Having a generally dim view of politicians, I thought that nothing would come of it. However, John B. Anderson had seemed to take my suggestion to heart and worked it into his fifty-cent federal tax on gasoline proposal, the lead proposal for both his run for the Republican nomination for President and his independent run when the Democratic RINO Reagan was nominated on the Republican ticket. Though it was John B. Anderson who was running, it was my suggestion that was being attacked by Reagan, Guy Vander Jagt, and the other defenders of the motorist democracy. Democrats remain terrified of me on this score, because they know that I will disassemble their anti-Communist and anti-Republican motorist infrastructure, restore communist household farming to its rightful place, and liberate people from the excessive costs of the privately-owned automobile.

Democrats are also deathly afraid of my abolitionism, as they are afraid of my fellow abolitionists and of the abolition of slavery, in general. The reason is quite simple, though hidden: democracy depends on slavery and on slavery of a particular kind, racist slavery. The dehumanization of people through racism of various kinds at once justifies their enslavement to democratic society, and makes the bribes of the democratically privileged possible, as well as the alliances of society. That is why this form of slavery is peculiar to democracy, an ideology of rule, and why slavery, in general, is neither necessary nor useful in any other form of governance. Democrats may not think too deeply about this point, but they can intuitively sense that a complete eradication of slavery makes democracy and society impossible and therefore sense that I am a great danger to their democracy and their society.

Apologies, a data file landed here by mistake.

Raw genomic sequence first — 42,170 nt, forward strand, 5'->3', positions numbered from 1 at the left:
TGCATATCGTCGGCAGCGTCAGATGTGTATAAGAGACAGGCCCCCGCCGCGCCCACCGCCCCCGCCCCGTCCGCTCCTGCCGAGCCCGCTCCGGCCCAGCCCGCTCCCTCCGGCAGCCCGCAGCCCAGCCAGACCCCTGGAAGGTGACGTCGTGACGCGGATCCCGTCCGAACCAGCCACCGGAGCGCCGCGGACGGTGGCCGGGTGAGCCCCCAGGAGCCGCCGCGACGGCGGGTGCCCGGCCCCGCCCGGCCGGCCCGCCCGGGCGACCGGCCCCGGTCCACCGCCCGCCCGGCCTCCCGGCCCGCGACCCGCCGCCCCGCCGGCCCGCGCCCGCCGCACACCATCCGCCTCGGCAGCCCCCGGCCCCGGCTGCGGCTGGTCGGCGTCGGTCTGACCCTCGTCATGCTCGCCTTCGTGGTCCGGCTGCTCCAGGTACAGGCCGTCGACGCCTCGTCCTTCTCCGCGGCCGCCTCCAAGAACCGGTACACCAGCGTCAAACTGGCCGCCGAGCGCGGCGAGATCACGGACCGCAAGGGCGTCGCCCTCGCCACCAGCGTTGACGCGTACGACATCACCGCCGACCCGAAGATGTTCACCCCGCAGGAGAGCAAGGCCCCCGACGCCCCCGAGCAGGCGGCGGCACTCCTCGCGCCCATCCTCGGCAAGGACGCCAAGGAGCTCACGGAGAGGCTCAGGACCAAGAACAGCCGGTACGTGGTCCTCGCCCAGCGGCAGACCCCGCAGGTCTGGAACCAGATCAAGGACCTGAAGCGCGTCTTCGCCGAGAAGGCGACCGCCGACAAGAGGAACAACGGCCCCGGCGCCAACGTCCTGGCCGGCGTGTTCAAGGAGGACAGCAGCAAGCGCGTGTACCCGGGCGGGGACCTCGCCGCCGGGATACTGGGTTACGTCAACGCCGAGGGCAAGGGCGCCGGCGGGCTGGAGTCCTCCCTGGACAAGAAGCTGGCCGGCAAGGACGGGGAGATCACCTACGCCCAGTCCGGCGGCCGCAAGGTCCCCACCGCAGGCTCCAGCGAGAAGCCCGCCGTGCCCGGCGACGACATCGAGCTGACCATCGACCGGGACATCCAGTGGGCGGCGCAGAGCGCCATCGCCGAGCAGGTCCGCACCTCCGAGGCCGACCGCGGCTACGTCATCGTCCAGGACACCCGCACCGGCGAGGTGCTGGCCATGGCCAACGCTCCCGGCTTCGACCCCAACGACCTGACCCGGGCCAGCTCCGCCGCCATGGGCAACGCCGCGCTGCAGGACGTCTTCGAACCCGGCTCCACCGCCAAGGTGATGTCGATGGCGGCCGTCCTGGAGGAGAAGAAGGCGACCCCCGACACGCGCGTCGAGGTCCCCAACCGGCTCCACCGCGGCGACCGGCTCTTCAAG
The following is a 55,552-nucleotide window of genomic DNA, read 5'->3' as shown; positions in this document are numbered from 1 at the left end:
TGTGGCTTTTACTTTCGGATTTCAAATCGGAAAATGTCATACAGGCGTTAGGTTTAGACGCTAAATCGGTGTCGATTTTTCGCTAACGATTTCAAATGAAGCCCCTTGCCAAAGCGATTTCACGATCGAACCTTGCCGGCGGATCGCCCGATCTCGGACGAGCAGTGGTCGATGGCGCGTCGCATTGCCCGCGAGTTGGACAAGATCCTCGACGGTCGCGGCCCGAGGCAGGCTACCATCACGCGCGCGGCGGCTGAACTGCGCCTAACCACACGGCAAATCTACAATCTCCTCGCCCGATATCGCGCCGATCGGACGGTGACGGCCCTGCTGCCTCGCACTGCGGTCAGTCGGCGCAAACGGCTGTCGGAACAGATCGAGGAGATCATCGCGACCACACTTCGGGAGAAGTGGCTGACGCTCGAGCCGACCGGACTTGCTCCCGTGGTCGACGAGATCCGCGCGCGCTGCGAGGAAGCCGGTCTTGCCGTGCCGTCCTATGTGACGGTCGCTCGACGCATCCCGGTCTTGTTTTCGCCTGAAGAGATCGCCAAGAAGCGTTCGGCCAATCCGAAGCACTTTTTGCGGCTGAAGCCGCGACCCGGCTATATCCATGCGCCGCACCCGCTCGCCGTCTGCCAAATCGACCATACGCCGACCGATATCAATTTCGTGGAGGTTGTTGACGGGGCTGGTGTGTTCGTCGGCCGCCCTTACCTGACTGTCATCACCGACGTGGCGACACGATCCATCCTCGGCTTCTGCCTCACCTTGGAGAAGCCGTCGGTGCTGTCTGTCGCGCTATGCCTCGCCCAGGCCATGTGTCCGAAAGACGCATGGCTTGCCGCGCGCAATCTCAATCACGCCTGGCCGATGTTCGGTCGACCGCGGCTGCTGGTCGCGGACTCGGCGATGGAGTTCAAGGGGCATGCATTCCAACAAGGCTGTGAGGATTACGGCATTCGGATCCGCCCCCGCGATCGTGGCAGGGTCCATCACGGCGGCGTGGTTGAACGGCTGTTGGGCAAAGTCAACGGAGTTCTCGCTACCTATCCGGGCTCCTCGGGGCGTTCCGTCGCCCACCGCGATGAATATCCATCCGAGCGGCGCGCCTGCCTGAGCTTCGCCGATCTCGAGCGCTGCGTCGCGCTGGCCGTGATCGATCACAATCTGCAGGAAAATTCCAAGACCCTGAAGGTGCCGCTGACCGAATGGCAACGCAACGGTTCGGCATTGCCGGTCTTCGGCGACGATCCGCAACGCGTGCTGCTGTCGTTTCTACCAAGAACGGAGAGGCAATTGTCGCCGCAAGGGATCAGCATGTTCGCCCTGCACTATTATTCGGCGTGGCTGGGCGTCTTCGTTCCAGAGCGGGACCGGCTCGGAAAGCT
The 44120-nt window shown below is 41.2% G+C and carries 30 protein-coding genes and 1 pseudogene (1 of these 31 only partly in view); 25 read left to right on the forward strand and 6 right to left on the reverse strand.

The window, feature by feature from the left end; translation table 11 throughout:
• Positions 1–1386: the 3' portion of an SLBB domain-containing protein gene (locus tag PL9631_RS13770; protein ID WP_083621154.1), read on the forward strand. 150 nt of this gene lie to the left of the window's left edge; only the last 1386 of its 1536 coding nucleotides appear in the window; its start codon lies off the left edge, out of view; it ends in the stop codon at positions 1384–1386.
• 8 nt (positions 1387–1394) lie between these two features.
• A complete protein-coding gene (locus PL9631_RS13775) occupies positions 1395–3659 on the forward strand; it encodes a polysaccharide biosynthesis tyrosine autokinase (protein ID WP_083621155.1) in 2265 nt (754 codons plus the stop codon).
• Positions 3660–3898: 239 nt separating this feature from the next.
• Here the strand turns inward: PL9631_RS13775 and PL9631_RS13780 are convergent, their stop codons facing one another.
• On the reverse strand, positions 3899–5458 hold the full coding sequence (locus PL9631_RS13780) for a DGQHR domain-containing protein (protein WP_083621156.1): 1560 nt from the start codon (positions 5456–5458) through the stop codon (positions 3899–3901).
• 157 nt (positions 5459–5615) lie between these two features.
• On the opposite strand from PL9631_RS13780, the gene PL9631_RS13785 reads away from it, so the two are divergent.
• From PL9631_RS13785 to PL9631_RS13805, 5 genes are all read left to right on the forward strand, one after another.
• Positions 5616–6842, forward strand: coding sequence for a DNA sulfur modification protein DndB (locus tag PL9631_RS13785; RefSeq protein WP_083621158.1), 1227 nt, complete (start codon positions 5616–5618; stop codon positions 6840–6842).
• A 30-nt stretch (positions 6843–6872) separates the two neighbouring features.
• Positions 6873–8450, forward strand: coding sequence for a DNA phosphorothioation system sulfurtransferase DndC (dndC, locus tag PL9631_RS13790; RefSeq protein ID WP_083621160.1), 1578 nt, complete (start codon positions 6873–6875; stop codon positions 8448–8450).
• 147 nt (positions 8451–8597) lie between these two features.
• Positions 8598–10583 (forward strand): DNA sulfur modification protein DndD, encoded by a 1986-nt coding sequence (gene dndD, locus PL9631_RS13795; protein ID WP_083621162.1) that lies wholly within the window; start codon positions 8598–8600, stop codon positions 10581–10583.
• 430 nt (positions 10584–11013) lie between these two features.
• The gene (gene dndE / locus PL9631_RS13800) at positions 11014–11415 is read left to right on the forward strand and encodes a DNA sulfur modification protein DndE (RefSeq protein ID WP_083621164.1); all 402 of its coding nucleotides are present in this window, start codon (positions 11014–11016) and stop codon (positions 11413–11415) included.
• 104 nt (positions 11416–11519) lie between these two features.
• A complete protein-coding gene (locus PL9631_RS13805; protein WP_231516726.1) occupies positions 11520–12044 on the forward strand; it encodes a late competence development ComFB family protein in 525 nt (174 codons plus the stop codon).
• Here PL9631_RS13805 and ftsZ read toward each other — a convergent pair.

My political economic treatise, Popular Capitalism, is another thing which Democrats fear. When I prove that the conditions and requirements which are placed around the provision of the necessities are inefficient, I am debunking democracy and its hierarchy of privilege built upon indentured servitude and the officious parceling out of entitlements. It is small wonder that I have so few readers of it and of The Way Out. Lies and misrepresentations are put out to steer people clear of my writings. False equivalences are made to get people to read other books, because those books present ideas less dangerous to democracy and less threatening to democratic power. I wrote the first edition of Popular Capitalism in the mid-1980’s, where I developed my theory of the provision of the necessities and incorporated the turn of the twentieth century ideas of the Chartalists, yet Democrats try to claim primacy for their ideas of universal basic income and modern monetary theory. Moreover, Popular Capitalism is a seminal and complete work. Modern jargon cannot replace the fundamental basis and comprehensive scope of my work, yet Democrats are so terrified of the enlightenment I might provide to the public that they make every effort to keep them in the dark.

Democrats do not want the public to read my books. They especially do not want people to buy my books, because that would advertise their existence and prompt others to buy and read them.

In a similar vein, Democrats are afraid of my YouTube channel. Not only does it present my Republican solutions, it also includes poems and songs which debunk the Democratic lies about Republicans and Communists. If a significant portion of the public viewed and subscribed to my channel, Democracy would lose credibility among a growing portion of the populace, so that the fear mongering against me will lose its effect. Then, as people start reading my books, more people will clamor for Communism, will insist on an unconditional provision of the necessities for all, and will demand that Democracy and Slavery be eradicated.

A scion of the Sherman and Delano families, C. P. Klapper comes from a long history of New England Communist Republicanism.

Get the Medium app

A button that says 'Download on the App Store', and if clicked it will lead you to the iOS App store
A button that says 'Get it on, Google Play', and if clicked it will lead you to the Google Play store